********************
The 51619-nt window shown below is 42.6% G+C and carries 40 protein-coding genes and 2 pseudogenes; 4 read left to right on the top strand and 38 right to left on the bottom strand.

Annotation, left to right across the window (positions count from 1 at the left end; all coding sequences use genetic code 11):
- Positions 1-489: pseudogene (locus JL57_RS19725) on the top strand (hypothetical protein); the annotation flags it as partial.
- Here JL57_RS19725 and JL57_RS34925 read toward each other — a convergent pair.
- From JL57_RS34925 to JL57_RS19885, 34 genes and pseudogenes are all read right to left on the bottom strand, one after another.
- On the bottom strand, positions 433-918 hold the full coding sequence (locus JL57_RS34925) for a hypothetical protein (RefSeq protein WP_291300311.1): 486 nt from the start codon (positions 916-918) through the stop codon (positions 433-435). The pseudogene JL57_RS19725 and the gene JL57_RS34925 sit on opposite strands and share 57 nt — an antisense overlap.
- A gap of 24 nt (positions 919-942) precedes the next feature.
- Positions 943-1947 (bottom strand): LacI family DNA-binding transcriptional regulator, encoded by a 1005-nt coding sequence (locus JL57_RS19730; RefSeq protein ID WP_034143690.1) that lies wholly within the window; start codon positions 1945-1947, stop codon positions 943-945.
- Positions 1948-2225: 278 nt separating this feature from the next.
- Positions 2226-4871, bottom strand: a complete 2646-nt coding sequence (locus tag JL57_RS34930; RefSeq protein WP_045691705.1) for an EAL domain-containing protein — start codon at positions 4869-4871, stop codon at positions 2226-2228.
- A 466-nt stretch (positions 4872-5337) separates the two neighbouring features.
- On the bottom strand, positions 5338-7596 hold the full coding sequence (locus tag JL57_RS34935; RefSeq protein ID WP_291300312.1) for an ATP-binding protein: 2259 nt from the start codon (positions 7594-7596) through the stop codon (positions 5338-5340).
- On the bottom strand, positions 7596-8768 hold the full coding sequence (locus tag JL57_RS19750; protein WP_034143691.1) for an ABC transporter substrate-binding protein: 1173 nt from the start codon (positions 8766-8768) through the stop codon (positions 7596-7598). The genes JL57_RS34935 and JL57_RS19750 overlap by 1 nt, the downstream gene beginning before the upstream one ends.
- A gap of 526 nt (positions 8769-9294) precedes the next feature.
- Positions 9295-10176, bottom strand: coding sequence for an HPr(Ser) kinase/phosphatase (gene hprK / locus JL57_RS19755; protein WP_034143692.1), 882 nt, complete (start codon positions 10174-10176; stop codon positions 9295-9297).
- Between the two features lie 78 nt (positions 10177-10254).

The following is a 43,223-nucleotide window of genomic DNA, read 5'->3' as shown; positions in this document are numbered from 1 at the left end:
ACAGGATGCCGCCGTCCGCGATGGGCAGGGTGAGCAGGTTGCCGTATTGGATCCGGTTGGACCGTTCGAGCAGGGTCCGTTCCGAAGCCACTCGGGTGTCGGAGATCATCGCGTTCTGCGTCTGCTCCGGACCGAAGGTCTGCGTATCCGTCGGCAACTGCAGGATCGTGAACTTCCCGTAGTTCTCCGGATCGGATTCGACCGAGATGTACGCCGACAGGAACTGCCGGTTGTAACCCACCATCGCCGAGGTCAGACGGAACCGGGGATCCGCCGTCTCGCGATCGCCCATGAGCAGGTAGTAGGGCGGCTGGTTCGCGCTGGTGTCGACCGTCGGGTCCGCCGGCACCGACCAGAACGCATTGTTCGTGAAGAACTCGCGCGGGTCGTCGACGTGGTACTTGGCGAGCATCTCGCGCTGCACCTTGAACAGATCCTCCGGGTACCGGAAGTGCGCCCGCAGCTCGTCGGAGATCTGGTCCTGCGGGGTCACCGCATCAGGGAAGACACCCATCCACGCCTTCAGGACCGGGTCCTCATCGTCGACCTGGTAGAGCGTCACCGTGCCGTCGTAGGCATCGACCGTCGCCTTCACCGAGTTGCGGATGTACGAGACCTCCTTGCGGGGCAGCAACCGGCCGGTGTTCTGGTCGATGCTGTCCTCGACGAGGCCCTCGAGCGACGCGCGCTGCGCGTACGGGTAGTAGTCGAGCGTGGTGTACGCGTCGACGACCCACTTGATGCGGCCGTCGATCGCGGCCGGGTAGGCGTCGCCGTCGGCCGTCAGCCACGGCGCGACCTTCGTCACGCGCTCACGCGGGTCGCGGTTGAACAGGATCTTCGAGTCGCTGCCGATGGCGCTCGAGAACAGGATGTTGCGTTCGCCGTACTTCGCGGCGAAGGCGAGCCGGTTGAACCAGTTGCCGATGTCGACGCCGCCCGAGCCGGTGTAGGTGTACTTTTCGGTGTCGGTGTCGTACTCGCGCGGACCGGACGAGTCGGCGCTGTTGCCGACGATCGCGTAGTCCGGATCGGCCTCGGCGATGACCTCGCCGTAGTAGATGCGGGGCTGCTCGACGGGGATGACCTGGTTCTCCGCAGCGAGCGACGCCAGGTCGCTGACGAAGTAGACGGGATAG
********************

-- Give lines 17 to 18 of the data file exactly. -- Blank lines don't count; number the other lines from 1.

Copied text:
The following is a 43,223-nucleotide window of genomic DNA, read 5'->3' as shown; positions in this document are numbered from 1 at the left end:
ACAGGATGCCGCCGTCCGCGATGGGCAGGGTGAGCAGGTTGCCGTATTGGATCCGGTTGGACCGTTCGAGCAGGGTCCGTTCCGAAGCCACTCGGGTGTCGGAGATCATCGCGTTCTGCGTCTGCTCCGGACCGAAGGTCTGCGTATCCGTCGGCAACTGCAGGATCGTGAACTTCCCGTAGTTCTCCGGATCGGATTCGACCGAGATGTACGCCGACAGGAACTGCCGGTTGTAACCCACCATCGCCGAGGTCAGACGGAACCGGGGATCCGCCGTCTCGCGATCGCCCATGAGCAGGTAGTAGGGCGGCTGGTTCGCGCTGGTGTCGACCGTCGGGTCCGCCGGCACCGACCAGAACGCATTGTTCGTGAAGAACTCGCGCGGGTCGTCGACGTGGTACTTGGCGAGCATCTCGCGCTGCACCTTGAACAGATCCTCCGGGTACCGGAAGTGCGCCCGCAGCTCGTCGGAGATCTGGTCCTGCGGGGTCACCGCATCAGGGAAGACACCCATCCACGCCTTCAGGACCGGGTCCTCATCGTCGACCTGGTAGAGCGTCACCGTGCCGTCGTAGGCATCGACCGTCGCCTTCACCGAGTTGCGGATGTACGAGACCTCCTTGCGGGGCAGCAACCGGCCGGTGTTCTGGTCGATGCTGTCCTCGACGAGGCCCTCGAGCGACGCGCGCTGCGCGTACGGGTAGTAGTCGAGCGTGGTGTACGCGTCGACGACCCACTTGATGCGGCCGTCGATCGCGGCCGGGTAGGCGTCGCCGTCGGCCGTCAGCCACGGCGCGACCTTCGTCACGCGCTCACGCGGGTCGCGGTTGAACAGGATCTTCGAGTCGCTGCCGATGGCGCTCGAGAACAGGATGTTGCGTTCGCCGTACTTCGCGGCGAAGGCGAGCCGGTTGAACCAGTTGCCGATGTCGACGCCGCCCGAGCCGGTGTAGGTGTACTTTTCGGTGTCGGTGTCGTACTCGCGCGGACCGGACGAGTCGGCGCTGTTGCCGACGATCGCGTAGTCCGGATCGGCCTCGGCGATGACCTCGCCGTAGTAGATGCGGGGCTGCTCGACGGGGATGACCTGGTTCTCCGCAGCGAGCGACGCCAGGTCGCTGACGAAGTAGACGGGATAG